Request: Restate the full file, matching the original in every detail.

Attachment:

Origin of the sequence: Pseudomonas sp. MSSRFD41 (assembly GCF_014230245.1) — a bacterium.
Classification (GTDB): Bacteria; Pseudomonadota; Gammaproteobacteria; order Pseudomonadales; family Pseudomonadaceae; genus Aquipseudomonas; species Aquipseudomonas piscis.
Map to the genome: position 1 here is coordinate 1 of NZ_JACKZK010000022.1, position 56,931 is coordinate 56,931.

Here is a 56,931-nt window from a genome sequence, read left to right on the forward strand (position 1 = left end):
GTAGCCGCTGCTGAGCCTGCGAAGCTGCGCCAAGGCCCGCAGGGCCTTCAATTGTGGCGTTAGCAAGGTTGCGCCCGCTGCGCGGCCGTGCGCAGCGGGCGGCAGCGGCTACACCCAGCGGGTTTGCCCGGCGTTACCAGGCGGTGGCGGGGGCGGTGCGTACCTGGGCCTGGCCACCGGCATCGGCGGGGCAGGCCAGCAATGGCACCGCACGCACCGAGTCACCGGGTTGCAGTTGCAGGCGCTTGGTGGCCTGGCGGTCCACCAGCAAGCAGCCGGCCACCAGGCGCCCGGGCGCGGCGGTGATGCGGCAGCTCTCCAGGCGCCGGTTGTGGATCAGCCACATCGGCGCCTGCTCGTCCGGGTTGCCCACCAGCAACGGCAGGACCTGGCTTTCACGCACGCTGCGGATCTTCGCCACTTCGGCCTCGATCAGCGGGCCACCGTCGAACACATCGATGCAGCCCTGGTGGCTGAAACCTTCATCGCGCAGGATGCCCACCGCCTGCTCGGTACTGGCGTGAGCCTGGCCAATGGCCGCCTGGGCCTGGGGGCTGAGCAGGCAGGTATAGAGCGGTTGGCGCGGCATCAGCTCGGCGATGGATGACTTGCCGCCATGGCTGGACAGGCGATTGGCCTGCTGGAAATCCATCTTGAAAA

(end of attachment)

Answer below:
Origin of the sequence: Pseudomonas sp. MSSRFD41 (assembly GCF_014230245.1) — a bacterium.
Classification (GTDB): Bacteria; Pseudomonadota; Gammaproteobacteria; order Pseudomonadales; family Pseudomonadaceae; genus Aquipseudomonas; species Aquipseudomonas piscis.
Map to the genome: position 1 here is coordinate 1 of NZ_JACKZK010000022.1, position 56,931 is coordinate 56,931.

Here is a 56,931-nt window from a genome sequence, read left to right on the forward strand (position 1 = left end):
GTAGCCGCTGCTGAGCCTGCGAAGCTGCGCCAAGGCCCGCAGGGCCTTCAATTGTGGCGTTAGCAAGGTTGCGCCCGCTGCGCGGCCGTGCGCAGCGGGCGGCAGCGGCTACACCCAGCGGGTTTGCCCGGCGTTACCAGGCGGTGGCGGGGGCGGTGCGTACCTGGGCCTGGCCACCGGCATCGGCGGGGCAGGCCAGCAATGGCACCGCACGCACCGAGTCACCGGGTTGCAGTTGCAGGCGCTTGGTGGCCTGGCGGTCCACCAGCAAGCAGCCGGCCACCAGGCGCCCGGGCGCGGCGGTGATGCGGCAGCTCTCCAGGCGCCGGTTGTGGATCAGCCACATCGGCGCCTGCTCGTCCGGGTTGCCCACCAGCAACGGCAGGACCTGGCTTTCACGCACGCTGCGGATCTTCGCCACTTCGGCCTCGATCAGCGGGCCACCGTCGAACACATCGATGCAGCCCTGGTGGCTGAAACCTTCATCGCGCAGGATGCCCACCGCCTGCTCGGTACTGGCGTGAGCCTGGCCAATGGCCGCCTGGGCCTGGGGGCTGAGCAGGCAGGTATAGAGCGGTTGGCGCGGCATCAGCTCGGCGATGGATGACTTGCCGCCATGGCTGGACAGGCGATTGGCCTGCTGGAAATCCATCTTGAAAA